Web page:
So, where was I? Oh, yeah: Laryngitis and performing. The first time was back in 1986 or ‘87. I was at Cal State Fullerton, and we were performing “The Sea Gull.” It was near the beginning of my obsession with Chekhov.
That began in late 1983 or 1984, when a friend of mine went through a particularly bad break-up. I knew she loved Chekhov, and, despite my relative lack of knowledge about the doctor, I decided I was going to do a translation to cheer her up. How and why I made that connection is unclear, but I did. I knew her favorite play at that time was “The Three Sisters,” so I decided that was what I’d tackle.
I managed to find a Russian text of “Три сестры,” or, as I came to know it, “The Three Sisters,” at the Cal State Fullerton library. It took me a while to figure out the whole Cyrillic alphabet thing, but once I worked that out, I was surprised at how simple the whole thing seemed. Despite the obvious differences, there are a lot of cognates to English and (more interestingly) I came to discover it’s a surprisingly sensible language. If nothing else, words are spelled the way they sound and sound the way they’re spelled. Some of it’s – the lack of articles, the patronyms and nicknames (some of which are longer than the original name), the cases and genders – confusing, but enough of it makes enough sense that I was able to dope my way through it.
For some reason, I ended up going to the Anaheim city library to get a Russian-English dictionary – it was a big one and far better than any other I’ve come across since (and I’ve seen and owned a lot) – and starting on page one, I went word by word through the play. Eventually, I came up with a cheat sheet to create shortcuts for those words that I was seeing a lot, but for which I just couldn’t remember the English word or term. Working late at night, I started at a very slow pace, one page a night, but by the end (six weeks later), I could handle four or five.
It was something of a complicated process. I’d go through a couple of speeches and write the literal translation on the left page of a binder, then devise a smoother, more coherent version of those speeches on the facing page. Eventually, when I finished an act, I’d go through it all again, this time on the typewriter (yes, a typewriter, goddammit; it was the 80s), and smooth the text out even more. My goal was – still is, in fact – to keep the formality of tone of the original period while making it more relevant to an American audience a century later. Most of the translations I’d read up until then were either by academics – which were great and exact, but utterly bloodless and unperformable – or by British translators – who were better, but whose language was hopelessly stilted in British English.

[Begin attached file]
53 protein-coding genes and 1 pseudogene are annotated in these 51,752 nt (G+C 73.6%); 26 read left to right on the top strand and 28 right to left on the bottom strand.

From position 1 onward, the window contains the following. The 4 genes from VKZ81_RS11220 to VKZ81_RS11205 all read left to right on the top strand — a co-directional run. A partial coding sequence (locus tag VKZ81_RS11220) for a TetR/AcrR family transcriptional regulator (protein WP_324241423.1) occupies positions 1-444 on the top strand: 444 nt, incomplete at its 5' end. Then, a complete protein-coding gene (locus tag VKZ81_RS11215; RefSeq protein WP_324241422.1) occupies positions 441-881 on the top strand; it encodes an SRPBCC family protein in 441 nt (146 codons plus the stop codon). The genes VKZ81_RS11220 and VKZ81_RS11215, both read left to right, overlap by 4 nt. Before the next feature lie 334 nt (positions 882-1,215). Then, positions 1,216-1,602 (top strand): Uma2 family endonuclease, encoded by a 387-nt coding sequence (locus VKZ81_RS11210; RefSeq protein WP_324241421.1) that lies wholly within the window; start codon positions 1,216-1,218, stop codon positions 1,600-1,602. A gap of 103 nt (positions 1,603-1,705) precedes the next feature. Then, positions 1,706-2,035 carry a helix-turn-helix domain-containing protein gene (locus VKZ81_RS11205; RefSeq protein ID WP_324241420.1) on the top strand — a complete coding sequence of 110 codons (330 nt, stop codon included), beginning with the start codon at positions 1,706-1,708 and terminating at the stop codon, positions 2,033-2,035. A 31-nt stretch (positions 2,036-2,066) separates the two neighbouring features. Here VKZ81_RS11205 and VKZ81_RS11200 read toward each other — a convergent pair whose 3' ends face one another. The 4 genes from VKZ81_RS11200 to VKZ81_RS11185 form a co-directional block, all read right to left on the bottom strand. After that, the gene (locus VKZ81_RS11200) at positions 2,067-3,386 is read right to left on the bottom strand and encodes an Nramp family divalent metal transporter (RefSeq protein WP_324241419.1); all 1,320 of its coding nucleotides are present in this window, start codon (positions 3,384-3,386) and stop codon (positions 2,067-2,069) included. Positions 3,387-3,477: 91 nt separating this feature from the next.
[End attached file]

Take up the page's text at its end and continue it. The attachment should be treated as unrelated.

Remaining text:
Here’s an example. There’s a small exchange in Act Two that reads like this:
Тузенбах (берет со стола коробку). Где же конфекты?
Ирина. Соленый съел.
Literally, in English (by my reading), it’s:
Tuzenbakh (Takes from table box). Where the candy?
Irina: Solyony ate.
The British translations I read mostly gave me things like (and this should be read with a very posh accent – and please ignore what I find are egregious mistakes in transliteration):
Tusenbach (Taking a box from the table): Where are the sweets?
Irina: Solyony’s eat (pronounced “et”) them.
Tusenbach: The whole lot?
Which is fine, if you’re an Oxford don, but for an American audience, I think a better – and more accurate – version is:
Tuzenbakh (Looking at the candy box): What happened to the candy?
Irina: Solyony ate it.
Tuzenbakh: All of it?
So, I was doing this translation and became obsessed with Chekhov. (When we moved into our house, we bought 19 IKEA bookcases which I’ve long since filled. About 2/3rds of one of them is books by and about Chekhov. You can imagine how thrilled my wife is about all of those volumes …) In the intervening years, I’ve translated two more of the plays, continually come back to “The Three Sisters” to polish it, and am going to tackle the big one (“The Cherry Orchard”) soon. I’ve even toyed with the idea of creating my own version of his last unwritten play. To quote Simon Karlinsky’s “Chekhov’s Life and Thought: Selected Letters and Commentary:” “We know that after completing ‘The Cherry Orchard,’ Chekhov conceived an idea for still another play, which was to deal with arctic explorers and was to show the ghost of the hero’s beloved and a ship crushed by polar ice onstage.” Not exactly aristocrats moaning about wanting to go to Moscow, is it?
The things I love about the translation process are, first, that it’s a real education in writing. Since I’m almost literally writing the play with Chekhov, I get to see why he chose particular words or phrases or try to figure out why he did or didn’t do something. The second is the “detective story” aspect; that is to say, taking the clues he gives me, what did he mean? (I suppose it’s a psychology story, in that context.) What’s he trying to say? What’s the heart of the information and what does a modern American audience need to get the equivalent of that language and information? I’m hoping there’s a third thing I’ll come to love – but I’ll save that hope for next time.
Next time? How the hell did I get off on this tangent? I was talking about laryngitis. And since I’m nearly 1000 words in, once again I’m going to call an audible and delay the conclusion for at least one more day.!